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Ideas from Other Areas

Missouri

For additional advice and information, contact resourcecenter@anjec.org.

Kansas City’s 10,000 Rain Gardens program is a public/private initiative with the goal of reducing the runoff that pollutes waterways by planting rain gardens using native plants. The program protects water quality and also reduces greenhouse gases in the atmosphere and increased citizens’ awareness that they could personally help improve water quality.

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Illinois

Chicago will close its two inner city coal power plants – one by December 2012 and the other by 2014.  Mayor Emanuel negotiated the shut down agreement signed by Chicago; the city’s utility, Midwest Generation; and the Chicago Clean Power Coalition, which has lobbied for this action for over two years.  The Chicago Clean Power Coalition argued effectively that the inefficient coal powered plants caused major pollution.

 

Chicago has approved zoning code provisions designed to promote the expansion of community gardening and urban farming within city limits.  The provisions expand the size limit on community gardens to 25,000 square feet, relax fencing and parking requirements on larger commercial urban farms in order to hold down overhead costs and allow for hydroponic and aquaponic systems and keeping honey bees.  The objective is to turn available empty lots into viable, productive green spaces.  Urban farming of fruits, vegetables and fish is now permitted in Chicago.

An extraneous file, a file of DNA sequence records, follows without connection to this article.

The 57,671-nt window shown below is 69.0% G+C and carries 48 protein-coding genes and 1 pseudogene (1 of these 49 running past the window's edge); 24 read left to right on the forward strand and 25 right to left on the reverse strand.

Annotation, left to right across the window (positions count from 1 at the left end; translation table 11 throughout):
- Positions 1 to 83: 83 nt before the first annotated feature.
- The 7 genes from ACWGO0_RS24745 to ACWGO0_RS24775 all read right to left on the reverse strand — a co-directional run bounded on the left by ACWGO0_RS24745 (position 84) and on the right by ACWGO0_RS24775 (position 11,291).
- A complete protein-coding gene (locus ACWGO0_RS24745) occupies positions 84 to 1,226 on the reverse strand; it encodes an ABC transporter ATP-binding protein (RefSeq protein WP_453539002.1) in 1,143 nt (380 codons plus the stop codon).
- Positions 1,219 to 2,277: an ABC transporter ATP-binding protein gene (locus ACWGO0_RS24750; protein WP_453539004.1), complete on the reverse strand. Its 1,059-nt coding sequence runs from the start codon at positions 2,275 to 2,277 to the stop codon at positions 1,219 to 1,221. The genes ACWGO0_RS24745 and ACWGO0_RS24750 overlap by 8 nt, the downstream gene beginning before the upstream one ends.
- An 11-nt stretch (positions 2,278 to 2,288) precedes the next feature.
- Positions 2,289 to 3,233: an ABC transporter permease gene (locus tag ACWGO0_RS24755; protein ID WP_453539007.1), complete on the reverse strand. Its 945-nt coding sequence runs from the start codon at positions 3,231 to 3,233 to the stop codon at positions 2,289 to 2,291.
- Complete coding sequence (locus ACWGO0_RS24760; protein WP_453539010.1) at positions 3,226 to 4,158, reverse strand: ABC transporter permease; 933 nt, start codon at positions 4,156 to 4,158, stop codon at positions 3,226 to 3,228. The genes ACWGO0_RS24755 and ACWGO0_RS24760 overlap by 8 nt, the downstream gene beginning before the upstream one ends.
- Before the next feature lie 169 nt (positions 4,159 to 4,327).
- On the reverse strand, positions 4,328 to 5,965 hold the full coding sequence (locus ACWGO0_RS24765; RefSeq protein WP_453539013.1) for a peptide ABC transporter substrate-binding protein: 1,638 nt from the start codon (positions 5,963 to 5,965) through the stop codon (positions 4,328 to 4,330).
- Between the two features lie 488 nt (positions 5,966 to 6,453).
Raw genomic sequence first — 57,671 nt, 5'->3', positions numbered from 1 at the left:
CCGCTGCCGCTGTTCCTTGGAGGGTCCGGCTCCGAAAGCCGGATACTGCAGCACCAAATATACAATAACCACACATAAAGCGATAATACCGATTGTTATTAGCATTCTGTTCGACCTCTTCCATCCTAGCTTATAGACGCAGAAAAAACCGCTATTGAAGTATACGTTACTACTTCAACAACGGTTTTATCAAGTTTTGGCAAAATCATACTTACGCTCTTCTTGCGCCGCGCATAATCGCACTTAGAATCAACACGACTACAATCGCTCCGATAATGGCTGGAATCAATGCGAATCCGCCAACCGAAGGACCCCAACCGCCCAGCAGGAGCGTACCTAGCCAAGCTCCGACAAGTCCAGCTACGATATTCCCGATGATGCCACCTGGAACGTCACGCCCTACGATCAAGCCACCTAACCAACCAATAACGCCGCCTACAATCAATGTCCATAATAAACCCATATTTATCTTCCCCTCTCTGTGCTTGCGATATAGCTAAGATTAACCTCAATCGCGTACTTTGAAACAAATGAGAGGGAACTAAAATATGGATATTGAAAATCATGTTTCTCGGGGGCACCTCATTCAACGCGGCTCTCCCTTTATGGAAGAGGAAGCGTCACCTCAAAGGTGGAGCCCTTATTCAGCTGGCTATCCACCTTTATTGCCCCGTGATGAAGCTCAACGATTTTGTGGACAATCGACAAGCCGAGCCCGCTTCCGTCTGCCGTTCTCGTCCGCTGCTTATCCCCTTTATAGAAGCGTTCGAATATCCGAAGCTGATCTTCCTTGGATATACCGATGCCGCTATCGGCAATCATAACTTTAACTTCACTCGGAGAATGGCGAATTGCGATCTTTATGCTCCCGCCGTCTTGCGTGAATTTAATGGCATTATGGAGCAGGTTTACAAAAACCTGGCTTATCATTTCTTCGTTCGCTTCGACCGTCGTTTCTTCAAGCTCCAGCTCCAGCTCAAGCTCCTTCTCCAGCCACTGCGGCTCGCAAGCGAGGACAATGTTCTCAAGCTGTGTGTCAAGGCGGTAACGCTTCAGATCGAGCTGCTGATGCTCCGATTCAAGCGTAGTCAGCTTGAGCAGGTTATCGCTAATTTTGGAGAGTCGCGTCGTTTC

Chicago planted a rooftop garden on city hall which, on average, is seven degrees cooler than surrounding roofs on a year-round basis and as much as 30 degrees cooler in summer. The city offered ten $5,000 grants to help residents and small businesses finance the planning installation of green roofs. By the end of 2006, there were more than 250 public and private green roofs totaling more than one million square feet under design or construction in Chicago.

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New York

The Empire State Building in New York City was awarded LEED Gold for Existing Buildings in September 2011.  The energy efficiency retrofit process included in the building’s $550,000,000 renovation incurred an incremental cost of approximately $13.2 million but will result in substantial savings.  Projected energy reduction of 38% will provide annual energy savings of $4.4 million, a payback of only 3 years based on the incremental cost.  And the large plus for a huge building is that the building’s carbon emissions should be reduced by 105,000 metric tons over 15 years.  Two other pluses are (1) that the building’s investors bought approximately 55 million kilowatt hours of carbon offsets making the building carbon neutral for 2011 and (2) that the retrofit designers made their analytical model non-proprietary and open-source and thus available for application to other existing buildings.